Solo exhibition by Jason Abma
“Hauntology suggests that our perception of the future is only conceivable by acting in retrospect to the past.1 My work presents a hypothetical future in which reality and virtual reality haunt each other in one simultaneous space. This future holds no strong grasp in reality, nor virtuality. Although focusing within this digital realm, the binary relationship of past and present is consequently blurred in my work as well.
My work starts digitally, as I create fabricated, virtual scenes. Moving forward, I combine this digital imagery with traditional practices such as painting, copper plate etching, or collagraph. Process is important in establishing the timeless, historical authority of my work. These techniques bring the digital images into a relatable context with regards to reality. The human touch creates memory about space, blurring reality and time.
My work portrays future real estate, in a world where space is limited. In this future, the only way to store your valuables is by uploading these tangible objects into the digital realm. For example, the houseplant is a recurring motif in my work, used as the stand in for the figure in these digitized spaces, and acting as the value of life transcending into digital storage. Similarly, aged television sets appear in juxtaposition to the houseplant, opening a dialogue between the visceral body of the plant, and the haunting presence of history and technology. This relationship legitimizes the character of the houseplant as the hopeless figure in a fabricated world.
“D.I.S. Tech,” or the Digital Imprint Storage Technology company begins as harmlessly transcending these physical objects into the digital world. In this realm, no decay occurs; it is an immortal, timeless realm. Eventually at the turn of great profit in a dystopian future, riddled with over population and a lack of habitable space, D.I.S. Tech turns to biological tests, and finally human transcendence. Now humans can scan their bodies into an endless web of virtual reality as an escapist utopian dream. While their humanity rots in the decaying state of Earth, humans opt for a virtual world without mortality.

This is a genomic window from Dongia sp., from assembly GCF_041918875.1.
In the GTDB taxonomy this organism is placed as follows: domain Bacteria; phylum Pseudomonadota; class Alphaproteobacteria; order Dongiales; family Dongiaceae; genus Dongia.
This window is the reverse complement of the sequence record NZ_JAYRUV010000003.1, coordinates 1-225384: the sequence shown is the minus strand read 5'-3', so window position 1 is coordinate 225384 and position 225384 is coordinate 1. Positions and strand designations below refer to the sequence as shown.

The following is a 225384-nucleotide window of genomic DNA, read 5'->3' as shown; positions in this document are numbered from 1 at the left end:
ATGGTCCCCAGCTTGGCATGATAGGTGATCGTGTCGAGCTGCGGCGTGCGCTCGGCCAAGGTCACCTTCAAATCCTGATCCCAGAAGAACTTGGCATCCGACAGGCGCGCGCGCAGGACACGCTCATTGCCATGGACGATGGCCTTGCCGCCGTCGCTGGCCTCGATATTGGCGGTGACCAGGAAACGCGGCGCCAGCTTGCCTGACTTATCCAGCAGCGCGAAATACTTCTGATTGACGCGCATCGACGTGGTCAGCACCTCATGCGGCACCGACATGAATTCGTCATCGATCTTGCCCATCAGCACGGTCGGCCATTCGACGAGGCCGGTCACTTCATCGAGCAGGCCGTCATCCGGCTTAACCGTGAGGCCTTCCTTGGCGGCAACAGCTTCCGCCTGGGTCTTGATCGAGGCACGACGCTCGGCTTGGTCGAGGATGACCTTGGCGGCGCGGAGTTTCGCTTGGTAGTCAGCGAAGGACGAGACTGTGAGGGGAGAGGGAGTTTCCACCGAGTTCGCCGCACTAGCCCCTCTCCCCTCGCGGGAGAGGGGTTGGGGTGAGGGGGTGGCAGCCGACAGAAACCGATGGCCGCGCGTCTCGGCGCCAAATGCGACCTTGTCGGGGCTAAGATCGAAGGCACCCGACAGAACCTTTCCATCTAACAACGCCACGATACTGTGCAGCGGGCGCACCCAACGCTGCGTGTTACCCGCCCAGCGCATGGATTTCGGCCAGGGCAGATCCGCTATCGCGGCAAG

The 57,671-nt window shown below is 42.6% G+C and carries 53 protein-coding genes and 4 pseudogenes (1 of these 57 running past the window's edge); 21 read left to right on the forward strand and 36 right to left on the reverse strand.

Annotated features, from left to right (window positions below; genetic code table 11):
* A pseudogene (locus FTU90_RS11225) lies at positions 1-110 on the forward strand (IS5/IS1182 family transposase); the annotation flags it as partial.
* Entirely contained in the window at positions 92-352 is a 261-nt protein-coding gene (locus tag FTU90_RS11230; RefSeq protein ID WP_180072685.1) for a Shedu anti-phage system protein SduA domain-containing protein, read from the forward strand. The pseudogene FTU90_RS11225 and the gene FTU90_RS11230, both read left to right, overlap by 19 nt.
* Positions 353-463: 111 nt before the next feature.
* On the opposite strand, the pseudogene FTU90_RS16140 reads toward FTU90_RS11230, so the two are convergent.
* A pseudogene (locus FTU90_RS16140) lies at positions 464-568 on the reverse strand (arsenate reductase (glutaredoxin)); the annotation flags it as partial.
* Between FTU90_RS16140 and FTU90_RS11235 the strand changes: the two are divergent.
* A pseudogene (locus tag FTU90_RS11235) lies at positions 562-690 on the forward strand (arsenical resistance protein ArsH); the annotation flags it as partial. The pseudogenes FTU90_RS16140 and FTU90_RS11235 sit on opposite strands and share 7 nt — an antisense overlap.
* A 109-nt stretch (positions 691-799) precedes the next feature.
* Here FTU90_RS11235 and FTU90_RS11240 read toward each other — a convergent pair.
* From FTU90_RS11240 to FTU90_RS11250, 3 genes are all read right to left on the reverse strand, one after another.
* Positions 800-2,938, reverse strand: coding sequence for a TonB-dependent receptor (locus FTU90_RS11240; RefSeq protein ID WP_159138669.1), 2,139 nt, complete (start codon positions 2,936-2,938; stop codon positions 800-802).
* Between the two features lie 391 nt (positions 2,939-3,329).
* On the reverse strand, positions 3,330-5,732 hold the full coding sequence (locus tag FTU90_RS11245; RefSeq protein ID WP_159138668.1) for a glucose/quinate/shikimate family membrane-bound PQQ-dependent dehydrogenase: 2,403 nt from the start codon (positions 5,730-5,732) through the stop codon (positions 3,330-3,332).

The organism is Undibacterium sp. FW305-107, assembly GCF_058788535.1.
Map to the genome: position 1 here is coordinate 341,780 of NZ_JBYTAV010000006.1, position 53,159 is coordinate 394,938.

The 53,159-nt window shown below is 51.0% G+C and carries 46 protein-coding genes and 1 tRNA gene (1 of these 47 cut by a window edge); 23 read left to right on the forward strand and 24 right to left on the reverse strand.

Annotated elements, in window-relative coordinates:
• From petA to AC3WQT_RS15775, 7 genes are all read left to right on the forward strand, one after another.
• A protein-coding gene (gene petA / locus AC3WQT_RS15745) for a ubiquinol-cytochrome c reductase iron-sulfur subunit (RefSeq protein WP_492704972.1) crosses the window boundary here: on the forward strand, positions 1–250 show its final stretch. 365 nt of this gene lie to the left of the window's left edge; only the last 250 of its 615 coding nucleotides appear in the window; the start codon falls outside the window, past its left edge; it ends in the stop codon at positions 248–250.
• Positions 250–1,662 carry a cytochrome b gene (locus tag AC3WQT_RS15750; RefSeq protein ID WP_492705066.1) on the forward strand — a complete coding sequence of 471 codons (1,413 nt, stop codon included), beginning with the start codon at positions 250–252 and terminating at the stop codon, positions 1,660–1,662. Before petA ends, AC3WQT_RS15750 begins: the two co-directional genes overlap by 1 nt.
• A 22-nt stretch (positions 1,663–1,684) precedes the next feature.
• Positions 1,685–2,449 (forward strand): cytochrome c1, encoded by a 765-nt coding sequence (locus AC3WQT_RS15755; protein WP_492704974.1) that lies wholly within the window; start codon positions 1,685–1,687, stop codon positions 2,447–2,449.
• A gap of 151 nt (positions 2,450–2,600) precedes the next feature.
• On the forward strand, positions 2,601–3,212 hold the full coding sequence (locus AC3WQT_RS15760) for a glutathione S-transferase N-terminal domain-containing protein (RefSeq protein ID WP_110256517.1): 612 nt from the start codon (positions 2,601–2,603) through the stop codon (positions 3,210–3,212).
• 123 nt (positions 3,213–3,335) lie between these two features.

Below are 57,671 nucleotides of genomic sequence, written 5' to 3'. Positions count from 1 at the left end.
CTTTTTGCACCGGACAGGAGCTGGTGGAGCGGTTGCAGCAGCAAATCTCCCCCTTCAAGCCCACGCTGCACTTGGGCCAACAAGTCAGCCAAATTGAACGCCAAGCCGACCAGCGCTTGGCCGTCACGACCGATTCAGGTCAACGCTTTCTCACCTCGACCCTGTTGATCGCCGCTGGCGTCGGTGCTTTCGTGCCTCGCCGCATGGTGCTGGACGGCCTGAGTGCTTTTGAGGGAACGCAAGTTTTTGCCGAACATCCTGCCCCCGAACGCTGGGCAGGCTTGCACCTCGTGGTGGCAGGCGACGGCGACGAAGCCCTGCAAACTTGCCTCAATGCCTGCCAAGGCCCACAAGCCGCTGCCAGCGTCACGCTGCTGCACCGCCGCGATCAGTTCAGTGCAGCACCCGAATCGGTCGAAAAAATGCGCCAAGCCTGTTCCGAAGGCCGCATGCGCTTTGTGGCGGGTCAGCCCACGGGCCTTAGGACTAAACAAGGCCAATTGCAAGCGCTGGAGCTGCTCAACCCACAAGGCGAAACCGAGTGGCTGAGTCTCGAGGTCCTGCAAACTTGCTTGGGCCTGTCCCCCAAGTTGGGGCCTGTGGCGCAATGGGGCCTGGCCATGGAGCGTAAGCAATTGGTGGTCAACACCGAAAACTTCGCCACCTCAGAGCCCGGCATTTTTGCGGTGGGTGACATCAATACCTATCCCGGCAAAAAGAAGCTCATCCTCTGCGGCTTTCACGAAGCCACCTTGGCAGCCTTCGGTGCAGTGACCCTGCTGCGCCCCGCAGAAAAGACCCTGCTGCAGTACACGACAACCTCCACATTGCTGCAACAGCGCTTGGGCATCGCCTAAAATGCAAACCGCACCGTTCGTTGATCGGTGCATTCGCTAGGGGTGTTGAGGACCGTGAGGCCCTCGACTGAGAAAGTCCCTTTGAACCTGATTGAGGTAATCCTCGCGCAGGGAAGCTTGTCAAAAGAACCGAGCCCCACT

Thematically, my practice explores the strained relationship of mortality and humanity in my work. At a time when technological advances are slowly altering what it means to be alive, humans are choosing not to die. Unrest and division begins to haunt the real world, as well as the virtual. In any interconnected web, things will get caught that do not belong. This virtual pollution relays from hackers and rebels in the form of graffiti and garbage, riddling the perfect “nuclear family” idealism within D.I.S. Tech’s virtual world.
While this constructed world lives in the realm of science fiction, its principles hold true to the state of contemporary life. Humanity is caught in an immovable wave of technological advance, carrying with it a seeming need to “cure” the human condition and push beyond mortality. Is it possible to maintain humanity in an ever-growing fabricated world?”
– Jason Abma
1 Mark Fisher, Ghosts of my Life: Writings on Depression, Hauntology and Lost Futures (United Kingdom: John Hunt Publishing, 2014), “The Slow Cancellation of the Future,” Google Play Books.
Jason Abma is an artist born and raised in Leduc, Alberta. He started his post-secondary career at the University of Alberta Augustana Campus, moving on to complete his BFA at the University of Alberta main campus. He now resides in Edmonton, Alberta with his wife, where he works in the media of painting, printmaking, and video animation.
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